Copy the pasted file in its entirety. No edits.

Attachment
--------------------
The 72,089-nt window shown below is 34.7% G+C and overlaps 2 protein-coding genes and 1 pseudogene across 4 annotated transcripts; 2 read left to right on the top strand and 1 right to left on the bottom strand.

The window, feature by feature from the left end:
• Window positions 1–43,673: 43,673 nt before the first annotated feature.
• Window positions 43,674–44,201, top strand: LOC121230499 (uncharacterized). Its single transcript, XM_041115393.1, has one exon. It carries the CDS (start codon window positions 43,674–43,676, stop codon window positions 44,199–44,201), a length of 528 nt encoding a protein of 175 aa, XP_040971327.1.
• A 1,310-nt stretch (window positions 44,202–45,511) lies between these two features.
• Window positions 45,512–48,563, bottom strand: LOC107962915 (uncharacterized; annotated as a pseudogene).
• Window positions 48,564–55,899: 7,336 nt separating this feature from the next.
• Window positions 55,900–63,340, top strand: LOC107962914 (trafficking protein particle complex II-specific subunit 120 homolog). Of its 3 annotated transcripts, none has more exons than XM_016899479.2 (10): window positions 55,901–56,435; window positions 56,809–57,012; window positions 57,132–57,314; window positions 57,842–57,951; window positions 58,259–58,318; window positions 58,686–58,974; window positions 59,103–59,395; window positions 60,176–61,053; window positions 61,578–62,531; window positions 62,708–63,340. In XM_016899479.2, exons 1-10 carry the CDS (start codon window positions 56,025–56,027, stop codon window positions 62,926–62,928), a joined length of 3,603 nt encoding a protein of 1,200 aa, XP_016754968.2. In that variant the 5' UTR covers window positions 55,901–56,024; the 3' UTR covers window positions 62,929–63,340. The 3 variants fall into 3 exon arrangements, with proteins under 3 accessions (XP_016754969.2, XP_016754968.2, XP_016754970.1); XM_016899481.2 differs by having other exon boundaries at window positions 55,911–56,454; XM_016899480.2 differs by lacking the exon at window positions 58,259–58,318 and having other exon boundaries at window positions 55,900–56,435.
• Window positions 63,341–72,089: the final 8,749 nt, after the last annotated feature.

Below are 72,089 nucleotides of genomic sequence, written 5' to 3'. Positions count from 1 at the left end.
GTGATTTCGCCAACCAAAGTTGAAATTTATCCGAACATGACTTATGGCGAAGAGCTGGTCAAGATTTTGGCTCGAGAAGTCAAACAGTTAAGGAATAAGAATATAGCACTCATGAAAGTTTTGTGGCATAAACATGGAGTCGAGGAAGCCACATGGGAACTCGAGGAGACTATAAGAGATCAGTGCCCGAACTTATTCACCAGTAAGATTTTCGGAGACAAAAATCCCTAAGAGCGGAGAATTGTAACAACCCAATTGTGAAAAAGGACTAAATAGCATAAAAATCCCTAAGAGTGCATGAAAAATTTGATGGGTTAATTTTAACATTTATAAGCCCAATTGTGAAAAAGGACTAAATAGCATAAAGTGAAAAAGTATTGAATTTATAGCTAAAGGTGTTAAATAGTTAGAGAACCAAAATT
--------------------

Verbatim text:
The 72,089-nt window shown below is 34.7% G+C and overlaps 2 protein-coding genes and 1 pseudogene across 4 annotated transcripts; 2 read left to right on the top strand and 1 right to left on the bottom strand.

The window, feature by feature from the left end:
• Window positions 1–43,673: 43,673 nt before the first annotated feature.
• Window positions 43,674–44,201, top strand: LOC121230499 (uncharacterized). Its single transcript, XM_041115393.1, has one exon. It carries the CDS (start codon window positions 43,674–43,676, stop codon window positions 44,199–44,201), a length of 528 nt encoding a protein of 175 aa, XP_040971327.1.
• A 1,310-nt stretch (window positions 44,202–45,511) lies between these two features.
• Window positions 45,512–48,563, bottom strand: LOC107962915 (uncharacterized; annotated as a pseudogene).
• Window positions 48,564–55,899: 7,336 nt separating this feature from the next.
• Window positions 55,900–63,340, top strand: LOC107962914 (trafficking protein particle complex II-specific subunit 120 homolog). Of its 3 annotated transcripts, none has more exons than XM_016899479.2 (10): window positions 55,901–56,435; window positions 56,809–57,012; window positions 57,132–57,314; window positions 57,842–57,951; window positions 58,259–58,318; window positions 58,686–58,974; window positions 59,103–59,395; window positions 60,176–61,053; window positions 61,578–62,531; window positions 62,708–63,340. In XM_016899479.2, exons 1-10 carry the CDS (start codon window positions 56,025–56,027, stop codon window positions 62,926–62,928), a joined length of 3,603 nt encoding a protein of 1,200 aa, XP_016754968.2. In that variant the 5' UTR covers window positions 55,901–56,024; the 3' UTR covers window positions 62,929–63,340. The 3 variants fall into 3 exon arrangements, with proteins under 3 accessions (XP_016754969.2, XP_016754968.2, XP_016754970.1); XM_016899481.2 differs by having other exon boundaries at window positions 55,911–56,454; XM_016899480.2 differs by lacking the exon at window positions 58,259–58,318 and having other exon boundaries at window positions 55,900–56,435.
• Window positions 63,341–72,089: the final 8,749 nt, after the last annotated feature.

Below are 72,089 nucleotides of genomic sequence, written 5' to 3'. Positions count from 1 at the left end.
GTGATTTCGCCAACCAAAGTTGAAATTTATCCGAACATGACTTATGGCGAAGAGCTGGTCAAGATTTTGGCTCGAGAAGTCAAACAGTTAAGGAATAAGAATATAGCACTCATGAAAGTTTTGTGGCATAAACATGGAGTCGAGGAAGCCACATGGGAACTCGAGGAGACTATAAGAGATCAGTGCCCGAACTTATTCACCAGTAAGATTTTCGGAGACAAAAATCCCTAAGAGCGGAGAATTGTAACAACCCAATTGTGAAAAAGGACTAAATAGCATAAAAATCCCTAAGAGTGCATGAAAAATTTGATGGGTTAATTTTAACATTTATAAGCCCAATTGTGAAAAAGGACTAAATAGCATAAAGTGAAAAAGTATTGAATTTATAGCTAAAGGTGTTAAATAGTTAGAGAACCAAAATT